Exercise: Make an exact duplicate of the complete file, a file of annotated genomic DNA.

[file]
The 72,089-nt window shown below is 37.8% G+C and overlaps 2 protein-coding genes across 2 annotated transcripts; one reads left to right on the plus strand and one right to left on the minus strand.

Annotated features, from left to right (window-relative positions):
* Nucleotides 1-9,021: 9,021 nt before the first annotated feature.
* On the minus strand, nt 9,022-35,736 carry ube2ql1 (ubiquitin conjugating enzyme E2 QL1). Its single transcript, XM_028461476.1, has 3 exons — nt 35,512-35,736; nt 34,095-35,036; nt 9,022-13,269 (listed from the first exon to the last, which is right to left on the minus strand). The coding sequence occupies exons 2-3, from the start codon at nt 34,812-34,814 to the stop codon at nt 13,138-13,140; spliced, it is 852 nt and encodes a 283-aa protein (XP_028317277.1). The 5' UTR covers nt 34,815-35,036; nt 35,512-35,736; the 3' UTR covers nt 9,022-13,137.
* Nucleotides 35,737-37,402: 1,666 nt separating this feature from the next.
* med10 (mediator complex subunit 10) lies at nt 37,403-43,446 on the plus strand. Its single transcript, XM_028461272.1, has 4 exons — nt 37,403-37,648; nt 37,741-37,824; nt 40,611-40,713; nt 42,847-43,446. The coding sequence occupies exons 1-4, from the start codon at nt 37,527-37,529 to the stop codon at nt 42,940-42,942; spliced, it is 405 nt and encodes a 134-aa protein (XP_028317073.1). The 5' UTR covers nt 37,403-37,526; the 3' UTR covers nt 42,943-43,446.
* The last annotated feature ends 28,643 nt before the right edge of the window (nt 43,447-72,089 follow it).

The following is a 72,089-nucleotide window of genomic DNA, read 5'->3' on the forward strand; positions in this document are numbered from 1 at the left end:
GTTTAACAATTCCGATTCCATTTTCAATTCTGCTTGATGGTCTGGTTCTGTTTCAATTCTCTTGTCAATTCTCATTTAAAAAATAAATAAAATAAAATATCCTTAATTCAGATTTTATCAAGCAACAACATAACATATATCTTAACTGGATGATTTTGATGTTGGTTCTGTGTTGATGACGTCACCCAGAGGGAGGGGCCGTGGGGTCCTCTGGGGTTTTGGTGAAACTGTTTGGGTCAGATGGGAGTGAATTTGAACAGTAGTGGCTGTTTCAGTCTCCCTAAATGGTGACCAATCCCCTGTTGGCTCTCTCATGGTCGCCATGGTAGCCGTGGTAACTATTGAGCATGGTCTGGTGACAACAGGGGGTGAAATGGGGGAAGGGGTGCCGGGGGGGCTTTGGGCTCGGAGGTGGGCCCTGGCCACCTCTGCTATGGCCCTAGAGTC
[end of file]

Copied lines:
The 72,089-nt window shown below is 37.8% G+C and overlaps 2 protein-coding genes across 2 annotated transcripts; one reads left to right on the plus strand and one right to left on the minus strand.

Annotated features, from left to right (window-relative positions):
* Nucleotides 1-9,021: 9,021 nt before the first annotated feature.
* On the minus strand, nt 9,022-35,736 carry ube2ql1 (ubiquitin conjugating enzyme E2 QL1). Its single transcript, XM_028461476.1, has 3 exons — nt 35,512-35,736; nt 34,095-35,036; nt 9,022-13,269 (listed from the first exon to the last, which is right to left on the minus strand). The coding sequence occupies exons 2-3, from the start codon at nt 34,812-34,814 to the stop codon at nt 13,138-13,140; spliced, it is 852 nt and encodes a 283-aa protein (XP_028317277.1). The 5' UTR covers nt 34,815-35,036; nt 35,512-35,736; the 3' UTR covers nt 9,022-13,137.
* Nucleotides 35,737-37,402: 1,666 nt separating this feature from the next.
* med10 (mediator complex subunit 10) lies at nt 37,403-43,446 on the plus strand. Its single transcript, XM_028461272.1, has 4 exons — nt 37,403-37,648; nt 37,741-37,824; nt 40,611-40,713; nt 42,847-43,446. The coding sequence occupies exons 1-4, from the start codon at nt 37,527-37,529 to the stop codon at nt 42,940-42,942; spliced, it is 405 nt and encodes a 134-aa protein (XP_028317073.1). The 5' UTR covers nt 37,403-37,526; the 3' UTR covers nt 42,943-43,446.
* The last annotated feature ends 28,643 nt before the right edge of the window (nt 43,447-72,089 follow it).

The following is a 72,089-nucleotide window of genomic DNA, read 5'->3' on the forward strand; positions in this document are numbered from 1 at the left end:
GTTTAACAATTCCGATTCCATTTTCAATTCTGCTTGATGGTCTGGTTCTGTTTCAATTCTCTTGTCAATTCTCATTTAAAAAATAAATAAAATAAAATATCCTTAATTCAGATTTTATCAAGCAACAACATAACATATATCTTAACTGGATGATTTTGATGTTGGTTCTGTGTTGATGACGTCACCCAGAGGGAGGGGCCGTGGGGTCCTCTGGGGTTTTGGTGAAACTGTTTGGGTCAGATGGGAGTGAATTTGAACAGTAGTGGCTGTTTCAGTCTCCCTAAATGGTGACCAATCCCCTGTTGGCTCTCTCATGGTCGCCATGGTAGCCGTGGTAACTATTGAGCATGGTCTGGTGACAACAGGGGGTGAAATGGGGGAAGGGGTGCCGGGGGGGCTTTGGGCTCGGAGGTGGGCCCTGGCCACCTCTGCTATGGCCCTAGAGTC